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Chinese GP: FIA deems pitlane incident unacceptable

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Jenson Button had also aired his displeasure about

Nico Rosberg China.jpg
Nico Rosberg celebrates the Chinese Grand Prix victory with the Mercedes crew.

A track vehicle that parked close to the pit lane entrance during Chinese Grand Prix qualifying posed a low but still unacceptable risk, Formula One race director Charlie Whiting has said.

McLaren driver Jenson Button had told reporters the positioning of the vehicle had been the "most dangerous part" of Saturday's session because of the risk of a car going off and hitting it.

The Briton, world champion in 2009 and a director of the Grand Prix Drivers' Association, questioned why the session was not halted.

Also read: Jenson Button displeased with pit incident

Two other incidents, a crash involving Manor's Pascal Wehrlein and Nico Hulkenberg losing a wheel off his Force India, brought red flags out.

"It must be emphasised that this is not a normal run-off area and the risk was low, unacceptable nonetheless," Whiting told Reuters in an email.

"No flags were shown because this was not on the track.

“The driver of the circuit vehicle that decided to park in the run-off area of the pit entry was rather silly and he moved it very quickly,” Whiting added. "The driver lacked experience and won’t do it again.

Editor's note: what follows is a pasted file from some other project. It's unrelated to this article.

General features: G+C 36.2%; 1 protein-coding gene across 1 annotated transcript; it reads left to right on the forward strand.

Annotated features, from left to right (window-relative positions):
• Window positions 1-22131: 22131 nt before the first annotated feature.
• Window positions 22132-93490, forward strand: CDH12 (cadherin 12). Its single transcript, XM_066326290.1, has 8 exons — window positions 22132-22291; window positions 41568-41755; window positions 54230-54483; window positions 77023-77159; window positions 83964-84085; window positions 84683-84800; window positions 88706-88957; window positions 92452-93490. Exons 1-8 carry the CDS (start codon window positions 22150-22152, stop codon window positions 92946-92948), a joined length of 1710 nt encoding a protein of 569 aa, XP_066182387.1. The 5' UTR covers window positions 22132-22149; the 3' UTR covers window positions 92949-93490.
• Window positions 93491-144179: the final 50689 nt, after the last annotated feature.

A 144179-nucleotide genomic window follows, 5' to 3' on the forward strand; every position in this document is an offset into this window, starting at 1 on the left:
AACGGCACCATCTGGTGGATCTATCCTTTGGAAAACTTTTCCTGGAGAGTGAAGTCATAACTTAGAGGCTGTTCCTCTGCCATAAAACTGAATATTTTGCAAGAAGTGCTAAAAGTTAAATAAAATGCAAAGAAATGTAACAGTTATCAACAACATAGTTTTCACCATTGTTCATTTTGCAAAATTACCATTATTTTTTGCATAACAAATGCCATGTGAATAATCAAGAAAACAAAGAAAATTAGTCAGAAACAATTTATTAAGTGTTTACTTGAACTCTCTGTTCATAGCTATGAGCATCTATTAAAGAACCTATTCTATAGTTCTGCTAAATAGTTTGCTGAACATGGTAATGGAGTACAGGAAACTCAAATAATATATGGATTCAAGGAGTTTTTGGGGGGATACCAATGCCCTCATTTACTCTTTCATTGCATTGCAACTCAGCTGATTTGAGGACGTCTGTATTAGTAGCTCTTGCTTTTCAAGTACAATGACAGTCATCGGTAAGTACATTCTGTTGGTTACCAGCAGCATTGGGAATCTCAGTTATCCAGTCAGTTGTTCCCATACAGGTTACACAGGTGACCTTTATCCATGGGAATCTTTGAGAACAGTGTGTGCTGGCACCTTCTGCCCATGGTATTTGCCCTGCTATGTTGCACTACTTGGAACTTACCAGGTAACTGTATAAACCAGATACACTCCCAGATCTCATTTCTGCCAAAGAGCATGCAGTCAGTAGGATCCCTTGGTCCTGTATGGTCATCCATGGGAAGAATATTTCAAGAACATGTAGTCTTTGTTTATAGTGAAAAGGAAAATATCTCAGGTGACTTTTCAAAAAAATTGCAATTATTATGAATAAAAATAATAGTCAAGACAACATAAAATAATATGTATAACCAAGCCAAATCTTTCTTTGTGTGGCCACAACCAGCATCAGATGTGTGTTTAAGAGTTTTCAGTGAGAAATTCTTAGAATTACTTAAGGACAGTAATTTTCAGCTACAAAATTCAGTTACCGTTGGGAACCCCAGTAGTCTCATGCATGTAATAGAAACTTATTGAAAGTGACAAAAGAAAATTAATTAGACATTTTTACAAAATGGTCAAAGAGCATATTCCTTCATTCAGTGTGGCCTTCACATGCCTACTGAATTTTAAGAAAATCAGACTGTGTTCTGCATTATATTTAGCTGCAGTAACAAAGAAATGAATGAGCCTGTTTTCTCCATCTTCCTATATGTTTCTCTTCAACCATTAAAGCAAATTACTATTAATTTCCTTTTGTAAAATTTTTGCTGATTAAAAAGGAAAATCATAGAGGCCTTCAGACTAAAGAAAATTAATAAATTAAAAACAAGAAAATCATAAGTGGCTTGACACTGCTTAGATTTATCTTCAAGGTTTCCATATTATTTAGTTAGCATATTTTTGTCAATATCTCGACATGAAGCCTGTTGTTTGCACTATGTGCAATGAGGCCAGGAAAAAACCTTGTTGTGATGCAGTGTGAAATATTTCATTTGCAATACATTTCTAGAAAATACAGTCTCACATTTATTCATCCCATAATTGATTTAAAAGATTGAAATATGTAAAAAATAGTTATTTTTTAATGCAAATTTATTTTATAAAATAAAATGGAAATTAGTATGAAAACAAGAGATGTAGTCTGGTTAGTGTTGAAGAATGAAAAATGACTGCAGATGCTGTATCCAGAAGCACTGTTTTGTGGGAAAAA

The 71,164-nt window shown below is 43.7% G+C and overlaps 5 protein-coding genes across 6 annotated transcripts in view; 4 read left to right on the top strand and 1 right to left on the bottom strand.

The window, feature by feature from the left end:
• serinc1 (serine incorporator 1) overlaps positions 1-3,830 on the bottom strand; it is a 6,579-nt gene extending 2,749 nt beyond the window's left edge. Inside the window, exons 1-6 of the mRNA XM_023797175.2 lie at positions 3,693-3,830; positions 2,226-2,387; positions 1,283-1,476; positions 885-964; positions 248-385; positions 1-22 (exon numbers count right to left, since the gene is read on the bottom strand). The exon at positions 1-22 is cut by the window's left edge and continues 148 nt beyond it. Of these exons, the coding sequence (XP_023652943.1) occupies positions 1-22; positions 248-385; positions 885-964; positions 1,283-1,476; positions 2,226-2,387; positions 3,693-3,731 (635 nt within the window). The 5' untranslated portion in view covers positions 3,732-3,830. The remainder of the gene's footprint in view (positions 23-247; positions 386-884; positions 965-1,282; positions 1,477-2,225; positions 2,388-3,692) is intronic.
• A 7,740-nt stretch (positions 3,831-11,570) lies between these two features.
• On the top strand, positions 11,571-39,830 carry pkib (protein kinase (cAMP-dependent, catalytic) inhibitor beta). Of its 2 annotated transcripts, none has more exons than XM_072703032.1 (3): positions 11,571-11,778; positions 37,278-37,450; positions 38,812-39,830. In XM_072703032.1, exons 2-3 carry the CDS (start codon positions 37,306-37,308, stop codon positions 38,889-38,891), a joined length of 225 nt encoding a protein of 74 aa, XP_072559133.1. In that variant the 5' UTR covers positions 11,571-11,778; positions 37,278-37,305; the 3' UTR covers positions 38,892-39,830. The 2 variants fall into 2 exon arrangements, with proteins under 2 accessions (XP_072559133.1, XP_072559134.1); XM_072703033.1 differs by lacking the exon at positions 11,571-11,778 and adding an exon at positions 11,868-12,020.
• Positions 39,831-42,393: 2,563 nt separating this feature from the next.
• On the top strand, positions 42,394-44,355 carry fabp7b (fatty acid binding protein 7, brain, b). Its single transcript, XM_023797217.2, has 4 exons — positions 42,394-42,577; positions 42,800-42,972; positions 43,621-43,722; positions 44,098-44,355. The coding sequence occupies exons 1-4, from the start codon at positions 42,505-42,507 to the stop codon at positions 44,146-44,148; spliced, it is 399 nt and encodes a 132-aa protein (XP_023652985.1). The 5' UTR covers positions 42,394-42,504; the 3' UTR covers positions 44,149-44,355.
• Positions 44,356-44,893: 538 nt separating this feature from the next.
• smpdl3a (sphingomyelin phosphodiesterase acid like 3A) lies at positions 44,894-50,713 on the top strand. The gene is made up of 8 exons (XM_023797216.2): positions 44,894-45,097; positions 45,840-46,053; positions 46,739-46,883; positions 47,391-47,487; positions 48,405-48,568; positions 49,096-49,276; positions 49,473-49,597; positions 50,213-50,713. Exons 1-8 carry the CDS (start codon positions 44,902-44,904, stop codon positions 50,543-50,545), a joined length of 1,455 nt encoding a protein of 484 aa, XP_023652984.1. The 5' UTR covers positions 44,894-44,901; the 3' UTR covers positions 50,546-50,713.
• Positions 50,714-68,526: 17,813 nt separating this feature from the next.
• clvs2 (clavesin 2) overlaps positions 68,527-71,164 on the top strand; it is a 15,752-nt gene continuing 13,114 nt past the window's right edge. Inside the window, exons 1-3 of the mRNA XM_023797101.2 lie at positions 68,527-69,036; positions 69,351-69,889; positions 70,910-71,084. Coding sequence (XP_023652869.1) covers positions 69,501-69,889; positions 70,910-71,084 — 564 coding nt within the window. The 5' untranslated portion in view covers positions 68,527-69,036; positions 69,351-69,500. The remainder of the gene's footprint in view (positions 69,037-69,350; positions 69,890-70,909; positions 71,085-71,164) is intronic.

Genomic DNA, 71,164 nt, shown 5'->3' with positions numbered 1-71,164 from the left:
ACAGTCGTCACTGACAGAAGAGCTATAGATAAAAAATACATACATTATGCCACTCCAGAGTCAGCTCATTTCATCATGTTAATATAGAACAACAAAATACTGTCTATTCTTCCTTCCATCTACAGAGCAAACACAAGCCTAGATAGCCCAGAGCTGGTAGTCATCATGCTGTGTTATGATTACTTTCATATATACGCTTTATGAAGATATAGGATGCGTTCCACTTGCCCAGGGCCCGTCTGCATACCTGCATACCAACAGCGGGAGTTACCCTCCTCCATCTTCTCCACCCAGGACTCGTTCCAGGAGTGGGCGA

Also read: Romain Grosjean awoken from dream debut in Chinese nightmare 

"It was in no way comparable with the incident involving Hulkenberg, whose car had stopped on the side of the track with a wheel bouncing around all over the place," he added.

Whiting also clarified why marshals placed tyres at turn 14 after the second of the three sessions and then removed them again before qualifying resumed.

"The marshals thought that qualifying had finished," he said. "I suspect that when we told the clerk of the course that we would not be continuing Q2 (the second phase which was red flagged) he thought we meant qualifying in general.

"It was quite amusing to hear all the team managers calling to wonder why we were doing this," he added.

"I confess I did wind one of them up by saying that we were getting fed up with drivers abusing the kerb and decided to take a drastic measure to deter them."



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